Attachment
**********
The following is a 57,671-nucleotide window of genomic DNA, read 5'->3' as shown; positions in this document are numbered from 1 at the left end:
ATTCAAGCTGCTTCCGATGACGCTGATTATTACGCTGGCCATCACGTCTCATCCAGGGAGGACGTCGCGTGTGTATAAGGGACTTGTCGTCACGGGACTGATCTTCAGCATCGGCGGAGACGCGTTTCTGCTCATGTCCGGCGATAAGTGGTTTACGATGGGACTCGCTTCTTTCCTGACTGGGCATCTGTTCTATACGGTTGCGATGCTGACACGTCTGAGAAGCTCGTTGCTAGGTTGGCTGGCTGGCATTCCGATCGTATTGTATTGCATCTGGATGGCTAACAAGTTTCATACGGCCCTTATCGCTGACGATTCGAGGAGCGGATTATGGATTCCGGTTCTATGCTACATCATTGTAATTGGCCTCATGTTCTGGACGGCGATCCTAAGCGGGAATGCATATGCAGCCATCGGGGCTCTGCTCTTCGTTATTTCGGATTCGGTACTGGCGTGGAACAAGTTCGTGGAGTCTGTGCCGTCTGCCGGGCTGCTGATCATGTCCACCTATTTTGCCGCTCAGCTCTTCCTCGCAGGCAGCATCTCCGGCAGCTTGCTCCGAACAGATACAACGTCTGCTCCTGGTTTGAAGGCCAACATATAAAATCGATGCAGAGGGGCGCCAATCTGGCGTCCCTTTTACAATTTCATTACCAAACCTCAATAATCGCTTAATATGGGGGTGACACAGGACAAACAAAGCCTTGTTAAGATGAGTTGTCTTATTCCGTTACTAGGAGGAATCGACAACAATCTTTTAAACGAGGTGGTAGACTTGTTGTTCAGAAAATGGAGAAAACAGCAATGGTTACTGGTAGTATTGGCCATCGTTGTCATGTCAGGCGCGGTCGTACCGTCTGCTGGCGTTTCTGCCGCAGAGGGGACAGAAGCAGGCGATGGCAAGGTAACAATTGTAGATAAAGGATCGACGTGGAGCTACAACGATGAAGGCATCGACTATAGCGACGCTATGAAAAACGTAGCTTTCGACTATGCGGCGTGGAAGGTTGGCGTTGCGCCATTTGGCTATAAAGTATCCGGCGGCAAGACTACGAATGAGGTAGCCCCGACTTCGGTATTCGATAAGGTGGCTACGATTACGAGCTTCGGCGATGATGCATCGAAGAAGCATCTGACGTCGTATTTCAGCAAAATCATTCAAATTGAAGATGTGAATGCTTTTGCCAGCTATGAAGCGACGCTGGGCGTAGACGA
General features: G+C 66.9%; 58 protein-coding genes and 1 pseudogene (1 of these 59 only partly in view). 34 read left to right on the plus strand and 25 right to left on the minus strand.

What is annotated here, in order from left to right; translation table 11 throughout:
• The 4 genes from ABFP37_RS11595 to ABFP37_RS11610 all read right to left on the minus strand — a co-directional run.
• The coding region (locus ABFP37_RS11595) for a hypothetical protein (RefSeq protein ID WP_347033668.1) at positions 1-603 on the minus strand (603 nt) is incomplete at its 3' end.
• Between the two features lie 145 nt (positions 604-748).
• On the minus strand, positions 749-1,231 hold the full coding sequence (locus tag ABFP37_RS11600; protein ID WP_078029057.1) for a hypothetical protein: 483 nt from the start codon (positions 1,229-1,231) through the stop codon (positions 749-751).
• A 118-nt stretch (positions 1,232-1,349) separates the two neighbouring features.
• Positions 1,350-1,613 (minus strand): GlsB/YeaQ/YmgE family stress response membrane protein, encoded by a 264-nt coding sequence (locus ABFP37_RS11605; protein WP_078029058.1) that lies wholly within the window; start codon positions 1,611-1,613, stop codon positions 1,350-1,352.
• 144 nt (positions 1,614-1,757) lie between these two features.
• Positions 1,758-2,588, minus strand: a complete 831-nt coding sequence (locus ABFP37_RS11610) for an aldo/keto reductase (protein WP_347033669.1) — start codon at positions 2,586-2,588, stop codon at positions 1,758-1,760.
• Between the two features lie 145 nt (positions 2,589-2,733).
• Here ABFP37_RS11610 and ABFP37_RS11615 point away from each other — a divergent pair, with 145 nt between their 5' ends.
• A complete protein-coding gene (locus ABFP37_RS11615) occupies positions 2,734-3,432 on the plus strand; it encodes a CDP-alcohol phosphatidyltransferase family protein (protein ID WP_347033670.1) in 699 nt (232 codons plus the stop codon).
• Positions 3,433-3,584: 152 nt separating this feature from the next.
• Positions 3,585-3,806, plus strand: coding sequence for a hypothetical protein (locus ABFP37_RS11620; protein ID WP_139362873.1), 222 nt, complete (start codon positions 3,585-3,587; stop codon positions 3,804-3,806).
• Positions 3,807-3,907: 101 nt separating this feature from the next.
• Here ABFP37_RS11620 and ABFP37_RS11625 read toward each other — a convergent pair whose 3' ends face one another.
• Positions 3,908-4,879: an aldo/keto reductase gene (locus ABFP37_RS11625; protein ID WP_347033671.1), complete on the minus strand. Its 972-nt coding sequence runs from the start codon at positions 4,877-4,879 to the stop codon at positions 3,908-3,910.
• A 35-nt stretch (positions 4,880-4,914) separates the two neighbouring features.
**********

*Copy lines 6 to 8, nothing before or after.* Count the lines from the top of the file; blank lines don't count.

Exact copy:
• The coding region (locus ABFP37_RS11595) for a hypothetical protein (RefSeq protein ID WP_347033668.1) at positions 1-603 on the minus strand (603 nt) is incomplete at its 3' end.
• Between the two features lie 145 nt (positions 604-748).
• On the minus strand, positions 749-1,231 hold the full coding sequence (locus tag ABFP37_RS11600; protein ID WP_078029057.1) for a hypothetical protein: 483 nt from the start codon (positions 1,229-1,231) through the stop codon (positions 749-751).